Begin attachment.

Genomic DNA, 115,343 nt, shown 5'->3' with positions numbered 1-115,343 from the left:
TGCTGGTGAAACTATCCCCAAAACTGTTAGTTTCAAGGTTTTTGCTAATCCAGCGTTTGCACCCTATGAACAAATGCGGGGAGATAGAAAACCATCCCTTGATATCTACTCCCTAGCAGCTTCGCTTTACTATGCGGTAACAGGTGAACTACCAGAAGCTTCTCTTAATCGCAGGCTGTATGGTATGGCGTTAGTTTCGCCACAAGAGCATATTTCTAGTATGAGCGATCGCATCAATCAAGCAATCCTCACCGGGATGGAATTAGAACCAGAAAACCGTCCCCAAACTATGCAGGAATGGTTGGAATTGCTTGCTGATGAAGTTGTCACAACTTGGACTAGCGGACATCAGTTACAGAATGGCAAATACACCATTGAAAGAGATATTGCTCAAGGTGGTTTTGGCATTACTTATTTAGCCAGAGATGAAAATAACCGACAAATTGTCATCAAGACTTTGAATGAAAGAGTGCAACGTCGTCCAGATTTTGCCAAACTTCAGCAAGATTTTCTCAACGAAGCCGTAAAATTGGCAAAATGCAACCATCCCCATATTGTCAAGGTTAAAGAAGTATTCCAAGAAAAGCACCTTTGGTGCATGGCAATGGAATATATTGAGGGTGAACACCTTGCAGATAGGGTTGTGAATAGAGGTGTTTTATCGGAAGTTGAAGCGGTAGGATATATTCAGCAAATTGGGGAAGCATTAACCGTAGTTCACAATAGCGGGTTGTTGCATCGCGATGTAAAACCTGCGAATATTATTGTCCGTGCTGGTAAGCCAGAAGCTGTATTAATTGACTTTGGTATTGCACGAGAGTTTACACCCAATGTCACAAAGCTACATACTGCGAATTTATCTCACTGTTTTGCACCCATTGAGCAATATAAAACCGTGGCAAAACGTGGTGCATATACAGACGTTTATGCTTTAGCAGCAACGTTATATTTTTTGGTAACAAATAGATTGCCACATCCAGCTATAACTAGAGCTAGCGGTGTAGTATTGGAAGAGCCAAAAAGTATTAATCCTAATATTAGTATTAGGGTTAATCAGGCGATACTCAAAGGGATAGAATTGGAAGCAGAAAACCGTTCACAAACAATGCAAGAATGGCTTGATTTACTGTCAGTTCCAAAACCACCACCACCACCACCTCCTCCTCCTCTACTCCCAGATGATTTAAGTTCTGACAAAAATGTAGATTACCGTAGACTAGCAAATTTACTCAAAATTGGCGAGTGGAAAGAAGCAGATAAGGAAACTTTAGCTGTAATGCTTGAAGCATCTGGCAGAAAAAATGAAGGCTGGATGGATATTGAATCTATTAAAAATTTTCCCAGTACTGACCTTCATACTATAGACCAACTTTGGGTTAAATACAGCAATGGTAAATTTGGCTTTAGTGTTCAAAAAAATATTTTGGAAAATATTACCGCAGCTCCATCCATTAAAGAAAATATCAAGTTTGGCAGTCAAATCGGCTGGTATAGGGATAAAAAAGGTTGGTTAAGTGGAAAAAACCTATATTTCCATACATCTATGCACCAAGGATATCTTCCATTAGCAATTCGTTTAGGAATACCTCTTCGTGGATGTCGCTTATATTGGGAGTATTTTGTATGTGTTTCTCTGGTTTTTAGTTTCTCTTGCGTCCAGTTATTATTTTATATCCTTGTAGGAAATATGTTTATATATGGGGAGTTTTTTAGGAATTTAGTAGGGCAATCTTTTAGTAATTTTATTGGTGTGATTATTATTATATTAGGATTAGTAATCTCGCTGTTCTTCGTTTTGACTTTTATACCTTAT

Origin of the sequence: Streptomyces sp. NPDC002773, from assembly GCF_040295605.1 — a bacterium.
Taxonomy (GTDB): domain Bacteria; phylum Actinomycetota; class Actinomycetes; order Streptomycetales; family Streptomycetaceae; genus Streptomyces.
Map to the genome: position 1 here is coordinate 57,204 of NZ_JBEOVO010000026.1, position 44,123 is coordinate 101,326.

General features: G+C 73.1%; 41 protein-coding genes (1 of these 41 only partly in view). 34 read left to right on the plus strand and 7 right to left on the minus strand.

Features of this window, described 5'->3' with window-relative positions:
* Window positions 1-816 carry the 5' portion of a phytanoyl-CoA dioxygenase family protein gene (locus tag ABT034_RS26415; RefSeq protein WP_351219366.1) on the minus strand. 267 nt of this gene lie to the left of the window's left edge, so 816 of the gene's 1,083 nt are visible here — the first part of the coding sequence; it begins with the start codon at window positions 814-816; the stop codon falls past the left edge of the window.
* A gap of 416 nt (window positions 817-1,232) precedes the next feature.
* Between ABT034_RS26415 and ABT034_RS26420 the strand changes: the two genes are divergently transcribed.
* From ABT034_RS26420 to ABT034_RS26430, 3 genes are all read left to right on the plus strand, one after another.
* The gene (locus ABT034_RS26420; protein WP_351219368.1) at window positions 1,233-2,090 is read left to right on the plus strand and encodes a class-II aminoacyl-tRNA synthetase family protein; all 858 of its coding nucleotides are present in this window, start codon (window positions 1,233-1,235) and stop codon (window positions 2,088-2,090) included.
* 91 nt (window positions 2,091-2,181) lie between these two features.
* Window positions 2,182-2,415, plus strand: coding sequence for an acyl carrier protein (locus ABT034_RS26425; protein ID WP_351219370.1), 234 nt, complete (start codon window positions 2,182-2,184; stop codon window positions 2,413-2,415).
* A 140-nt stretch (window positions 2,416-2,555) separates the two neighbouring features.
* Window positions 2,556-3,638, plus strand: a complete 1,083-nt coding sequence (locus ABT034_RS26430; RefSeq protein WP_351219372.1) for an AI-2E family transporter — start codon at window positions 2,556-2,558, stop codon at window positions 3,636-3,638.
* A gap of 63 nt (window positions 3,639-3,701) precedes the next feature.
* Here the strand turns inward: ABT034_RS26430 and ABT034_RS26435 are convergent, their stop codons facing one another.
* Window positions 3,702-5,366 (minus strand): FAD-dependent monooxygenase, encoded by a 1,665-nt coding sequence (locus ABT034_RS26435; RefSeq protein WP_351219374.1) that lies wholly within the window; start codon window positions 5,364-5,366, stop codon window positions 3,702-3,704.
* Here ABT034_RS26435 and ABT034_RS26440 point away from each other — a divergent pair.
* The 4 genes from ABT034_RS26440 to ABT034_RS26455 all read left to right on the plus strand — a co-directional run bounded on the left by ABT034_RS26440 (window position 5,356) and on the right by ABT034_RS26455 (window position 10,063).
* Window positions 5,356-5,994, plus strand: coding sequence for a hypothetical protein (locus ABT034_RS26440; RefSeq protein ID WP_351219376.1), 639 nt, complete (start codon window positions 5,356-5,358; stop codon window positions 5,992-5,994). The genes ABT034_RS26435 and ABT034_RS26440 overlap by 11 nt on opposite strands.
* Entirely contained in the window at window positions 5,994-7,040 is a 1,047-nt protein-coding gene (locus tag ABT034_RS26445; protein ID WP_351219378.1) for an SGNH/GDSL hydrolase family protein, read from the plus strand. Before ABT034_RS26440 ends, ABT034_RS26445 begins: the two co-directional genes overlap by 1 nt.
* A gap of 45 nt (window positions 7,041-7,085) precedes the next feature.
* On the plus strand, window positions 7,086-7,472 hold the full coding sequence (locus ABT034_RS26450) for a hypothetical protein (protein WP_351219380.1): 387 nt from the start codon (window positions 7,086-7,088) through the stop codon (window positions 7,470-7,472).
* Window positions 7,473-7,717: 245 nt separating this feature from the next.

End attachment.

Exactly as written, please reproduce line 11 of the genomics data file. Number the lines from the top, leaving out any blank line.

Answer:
* From ABT034_RS26420 to ABT034_RS26430, 3 genes are all read left to right on the plus strand, one after another.